Polar research receives increasing interest internationally due to the large environmental changes occurring in the Polar Regions. Thus, in late 2016, the Research Council of Norway (RCN) initiated an evaluation of Norwegian polar research, and NILU – Norwegian Institute for Air Research was among those institutes included in the evaluation.
The finished report is the first full thematic evaluation of Norwegian polar research. It will be of great value not only to the Norwegian Research Council and relevant Ministries, but also to the research institutions and communities, providing measures to further develop Norwegian polar research, and the research in Svalbard.
– This is a solid evaluation of Norwegian polar research and we want to congratulate the RCN with an important and useful report, says Kari Nygaard, Managing Director of NILU.
NILU/EBAS alone in offering open access
Access to high quality data is key to all research on climate and environmental change. Thus, the committee have identified several data centers that serve or intend to serve Norway’s polar research community, among them the EBAS database at NILU (http://ebas.nilu.no). EBAS, along with IMR’s Norway Marine Data Centre (NMDC) and NERSC’s Arctic-ROOS portal, serve as nodes in European data networks such as Copernicus Climate Change Service, European Monitoring and Evaluation Programme, and EuroGOOS.
Through these European nodes the Norwegian data holdings also serve larger international conventions (e.g. the Convention on Long-range Transboundary Air Pollution for EBAS data). EBAS hosts two World Data Centres under the auspices of WMO-Global Atmosphere Watch: Aerosols (https://www.gaw-wdca.org/) and Reactive Gases (https://www.gaw-wdcrg.org/).
In the evaluation, the committee states that NILU/EBAS appears as the only current Norwegian open access participant in the community of nearly 40 data centers from 13 countries supporting open data publication in ESSD and Scientific Data.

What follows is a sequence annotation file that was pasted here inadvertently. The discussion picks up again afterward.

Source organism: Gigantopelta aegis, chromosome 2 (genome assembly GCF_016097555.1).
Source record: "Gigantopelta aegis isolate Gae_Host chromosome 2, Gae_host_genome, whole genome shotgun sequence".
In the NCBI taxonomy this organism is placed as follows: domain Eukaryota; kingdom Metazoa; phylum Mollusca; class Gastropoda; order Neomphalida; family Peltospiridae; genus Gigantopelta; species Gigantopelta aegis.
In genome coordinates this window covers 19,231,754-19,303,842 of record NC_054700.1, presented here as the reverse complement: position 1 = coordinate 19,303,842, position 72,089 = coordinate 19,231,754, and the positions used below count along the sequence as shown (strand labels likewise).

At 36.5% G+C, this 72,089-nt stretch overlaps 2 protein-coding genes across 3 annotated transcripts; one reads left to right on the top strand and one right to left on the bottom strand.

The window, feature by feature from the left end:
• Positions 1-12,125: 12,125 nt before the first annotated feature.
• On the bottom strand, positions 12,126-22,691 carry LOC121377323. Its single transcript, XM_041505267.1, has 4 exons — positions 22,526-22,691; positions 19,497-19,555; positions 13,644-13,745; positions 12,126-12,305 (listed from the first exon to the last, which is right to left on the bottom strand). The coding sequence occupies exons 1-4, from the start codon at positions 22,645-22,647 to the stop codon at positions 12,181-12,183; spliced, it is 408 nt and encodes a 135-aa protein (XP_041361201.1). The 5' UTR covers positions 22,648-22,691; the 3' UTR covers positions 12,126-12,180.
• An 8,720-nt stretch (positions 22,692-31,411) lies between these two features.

– Government funded research data needs to be available for all users as soon as possible, states Kari Nygaard.
– The global challenges we are facing, with a rapidly changing climate, underpins the importance of open access to data and research information, thus promoting shared knowledge and collaboration.
Strengths, weaknesses and further efforts
The evaluation committee have further identified many strengths within Norway’s polar research programs. Among those are cold-region technology and engineering, good use of Svalbard for research and education, and a strong justification for continued Antarctic research. They also detect very strong political commitments by Norway to national and international polar research.
In all, they find that Norwegian polar scientists are world leading in the following disciplines:
- The Arctic climate system
- The Arctic ecosystem
- The biogeochemical environment in the Arctic
- The industrialized commercial Arctic Glaciology, ice dynamics and marine ecosystems in the Antarctic
- Outer atmosphere and seabed geophysics
They likewise identify key weaknesses, lack of coordination and collaboration being one. Among others are a funding model tending to deter rather than encourage collaboration, and the challenges of recruiting young researchers.
According to their conclusion, the present talent, infrastructure and resources give the Norwegian polar research community a very strong national and international potential. However, it is also a community that could and should enhance its coherence and impact.